- New York Times -
In a direct challenge to the Environmental Protection Agency’s authority, Senator Lisa Murkowski, Republican of Alaska, introduced a resolution on Thursday to prevent the agency from taking any action to regulate carbon dioxide and other climate-altering gases.
Ms. Murkowski, joined by 35 Republicans and three conservative Democrats, proposed to use the Congressional Review Act to strip the agency of the power to limit emissions of greenhouse gases under the Clean Air Act. The Supreme Court gave the agency legal authority to regulate such emissions in a landmark 2007 ruling.
The agency has declared carbon dioxide and other greenhouse gases to be a threat to human health and the environment and is moving to write regulations to restrict emissions from vehicles, power plants and other major sources. The action could impose significant costs on the economy but would also rein in production of the heat-trapping gases that most scientists link to worrisome changes in the global climate.
“Make no mistake,” Ms. Murkowski said in a floor statement, “if Congress allows this to happen there will be severe consequences.” She said businesses would be forced to close or move overseas, domestic energy production would be curtailed, housing would become more expensive and agricultural costs would rise.
Her resolution requires a majority vote in the Senate, a remote possibility because of the strong opposition of the Democratic leader, Senator Harry Reid of Nevada, and most other Democrats. It faces even longer odds in the House. And then it would require the signature of President Obama, who is all but certain to veto it because it would rob him of a critical regulatory tool.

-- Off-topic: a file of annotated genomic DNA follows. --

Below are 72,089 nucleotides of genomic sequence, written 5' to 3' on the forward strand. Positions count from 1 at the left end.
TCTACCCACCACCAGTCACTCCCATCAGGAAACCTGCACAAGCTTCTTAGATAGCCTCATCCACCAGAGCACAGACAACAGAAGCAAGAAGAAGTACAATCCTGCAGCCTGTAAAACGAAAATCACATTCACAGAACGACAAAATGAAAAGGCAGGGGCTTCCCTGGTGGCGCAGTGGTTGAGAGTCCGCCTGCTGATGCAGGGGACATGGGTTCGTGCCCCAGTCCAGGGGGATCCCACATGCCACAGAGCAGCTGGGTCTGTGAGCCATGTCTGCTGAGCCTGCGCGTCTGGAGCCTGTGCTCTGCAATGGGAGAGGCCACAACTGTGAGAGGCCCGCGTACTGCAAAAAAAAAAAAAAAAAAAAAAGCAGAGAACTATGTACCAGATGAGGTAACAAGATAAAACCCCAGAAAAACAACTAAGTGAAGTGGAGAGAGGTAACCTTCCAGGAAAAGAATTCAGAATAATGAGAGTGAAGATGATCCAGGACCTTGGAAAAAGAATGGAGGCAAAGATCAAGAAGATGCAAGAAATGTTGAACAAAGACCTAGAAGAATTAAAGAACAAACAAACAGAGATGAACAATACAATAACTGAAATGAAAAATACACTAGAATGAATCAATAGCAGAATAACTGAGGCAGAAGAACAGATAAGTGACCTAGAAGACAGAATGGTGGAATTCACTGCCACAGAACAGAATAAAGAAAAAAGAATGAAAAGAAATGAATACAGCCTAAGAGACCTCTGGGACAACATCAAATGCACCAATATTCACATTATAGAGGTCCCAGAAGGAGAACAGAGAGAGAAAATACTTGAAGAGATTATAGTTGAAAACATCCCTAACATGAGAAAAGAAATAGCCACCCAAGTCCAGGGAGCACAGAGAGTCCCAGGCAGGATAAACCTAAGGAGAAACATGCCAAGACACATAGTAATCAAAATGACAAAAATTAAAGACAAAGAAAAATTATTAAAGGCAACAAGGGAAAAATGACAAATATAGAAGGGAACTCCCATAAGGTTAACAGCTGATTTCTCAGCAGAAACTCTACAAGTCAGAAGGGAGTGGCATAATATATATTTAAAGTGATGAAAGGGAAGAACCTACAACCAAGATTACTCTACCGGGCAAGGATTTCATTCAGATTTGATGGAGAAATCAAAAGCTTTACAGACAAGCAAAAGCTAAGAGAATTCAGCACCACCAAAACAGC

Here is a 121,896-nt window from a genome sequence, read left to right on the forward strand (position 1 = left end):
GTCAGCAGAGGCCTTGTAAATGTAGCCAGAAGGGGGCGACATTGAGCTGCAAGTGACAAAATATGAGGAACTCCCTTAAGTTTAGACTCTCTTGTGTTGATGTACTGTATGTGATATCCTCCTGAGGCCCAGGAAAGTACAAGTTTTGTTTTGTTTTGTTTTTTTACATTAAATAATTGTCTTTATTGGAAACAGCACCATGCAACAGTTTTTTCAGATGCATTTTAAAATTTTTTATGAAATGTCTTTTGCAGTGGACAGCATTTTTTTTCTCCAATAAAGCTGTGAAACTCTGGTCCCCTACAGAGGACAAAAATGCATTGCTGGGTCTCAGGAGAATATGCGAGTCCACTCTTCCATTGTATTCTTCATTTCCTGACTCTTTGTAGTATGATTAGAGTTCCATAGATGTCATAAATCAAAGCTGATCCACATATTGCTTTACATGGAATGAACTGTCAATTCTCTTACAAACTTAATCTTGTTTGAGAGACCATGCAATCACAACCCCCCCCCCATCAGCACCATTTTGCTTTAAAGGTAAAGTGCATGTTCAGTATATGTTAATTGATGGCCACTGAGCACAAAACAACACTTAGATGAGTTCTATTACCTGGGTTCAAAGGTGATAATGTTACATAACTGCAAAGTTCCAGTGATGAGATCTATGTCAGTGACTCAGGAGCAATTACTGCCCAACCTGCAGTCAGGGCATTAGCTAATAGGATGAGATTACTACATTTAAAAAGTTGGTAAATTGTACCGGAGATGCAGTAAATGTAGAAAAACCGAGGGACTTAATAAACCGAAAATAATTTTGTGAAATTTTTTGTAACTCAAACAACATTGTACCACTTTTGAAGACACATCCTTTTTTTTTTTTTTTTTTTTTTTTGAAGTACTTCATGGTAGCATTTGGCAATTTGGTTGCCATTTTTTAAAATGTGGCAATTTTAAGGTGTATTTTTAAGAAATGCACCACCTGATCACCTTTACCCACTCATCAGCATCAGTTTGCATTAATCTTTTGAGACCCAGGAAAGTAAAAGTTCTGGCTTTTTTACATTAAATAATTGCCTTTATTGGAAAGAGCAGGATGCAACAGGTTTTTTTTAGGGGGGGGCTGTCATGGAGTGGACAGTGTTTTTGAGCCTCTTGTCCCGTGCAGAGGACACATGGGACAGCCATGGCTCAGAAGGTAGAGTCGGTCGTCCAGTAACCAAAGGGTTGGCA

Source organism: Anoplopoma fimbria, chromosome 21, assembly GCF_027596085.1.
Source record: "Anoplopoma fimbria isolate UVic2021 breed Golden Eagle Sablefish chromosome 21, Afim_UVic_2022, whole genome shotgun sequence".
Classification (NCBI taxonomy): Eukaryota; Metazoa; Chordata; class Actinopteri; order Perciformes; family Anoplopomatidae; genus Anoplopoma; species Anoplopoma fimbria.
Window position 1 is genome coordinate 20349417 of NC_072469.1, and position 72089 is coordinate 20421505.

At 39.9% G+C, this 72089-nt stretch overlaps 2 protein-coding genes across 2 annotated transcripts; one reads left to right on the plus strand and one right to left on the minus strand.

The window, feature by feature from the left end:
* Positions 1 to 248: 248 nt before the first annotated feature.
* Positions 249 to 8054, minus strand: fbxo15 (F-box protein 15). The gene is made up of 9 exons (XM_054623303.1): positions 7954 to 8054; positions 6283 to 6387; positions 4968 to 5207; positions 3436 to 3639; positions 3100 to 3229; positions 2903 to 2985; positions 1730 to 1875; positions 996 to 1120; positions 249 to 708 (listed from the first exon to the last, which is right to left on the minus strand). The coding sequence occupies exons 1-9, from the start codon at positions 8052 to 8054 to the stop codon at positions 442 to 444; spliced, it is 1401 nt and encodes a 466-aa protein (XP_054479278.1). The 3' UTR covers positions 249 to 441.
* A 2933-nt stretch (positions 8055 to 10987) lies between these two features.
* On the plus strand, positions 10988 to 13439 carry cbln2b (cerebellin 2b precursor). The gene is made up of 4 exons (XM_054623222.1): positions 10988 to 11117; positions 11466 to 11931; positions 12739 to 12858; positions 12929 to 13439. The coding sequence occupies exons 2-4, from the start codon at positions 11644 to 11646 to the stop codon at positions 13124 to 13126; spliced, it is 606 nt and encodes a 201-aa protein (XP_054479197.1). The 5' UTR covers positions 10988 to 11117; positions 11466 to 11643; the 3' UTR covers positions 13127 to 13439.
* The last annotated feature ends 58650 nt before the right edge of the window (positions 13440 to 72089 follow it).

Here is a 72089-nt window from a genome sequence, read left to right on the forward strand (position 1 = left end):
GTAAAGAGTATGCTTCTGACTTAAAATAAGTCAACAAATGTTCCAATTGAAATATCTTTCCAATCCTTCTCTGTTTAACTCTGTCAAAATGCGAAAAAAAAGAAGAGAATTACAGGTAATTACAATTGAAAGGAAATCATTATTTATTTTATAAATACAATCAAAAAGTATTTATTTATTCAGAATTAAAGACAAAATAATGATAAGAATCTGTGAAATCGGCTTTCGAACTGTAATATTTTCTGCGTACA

Ms. Murkowski said that the Obama administration was using the threat of E.P.A. regulation to force Congress to move quickly on broad energy and climate-change legislation, including a complex cap-and-trade program to limit carbon-dioxide pollution.
Ms. Murkowski, the senior Republican on the Senate Committee on Energy and Natural Resources, has nearly unanimous Republican support in addition to the backing of the three Democrats: Senators Blanche Lincoln of Arkansas, Mary Landrieu of Louisiana and Ben Nelson of Nebraska.
Her effort was applauded by a broad swath of industry, agriculture and energy lobbies, which fear the prospect of what they consider capricious and heavy-handed regulation by the E.P.A.
An aide to Mr. Reid said that the measure was unlikely to come to a vote before March because of a crowded legislative calendar. He also said that while Mr. Reid believes that legislation to address climate change is preferable to E.P.A. regulation, the agency must retain the authority to act if Congress does not.
“There is no disagreement that it would be better than E.P.A. regulation for Congress to pass bipartisan comprehensive clean energy and climate legislation that creates jobs, improves our energy security and invests in making our economy and businesses more efficient and globally competitive,” the aide, Jim Manley, said. “But, thus far, very few Republicans have shown any willingness to work with us to get that done.”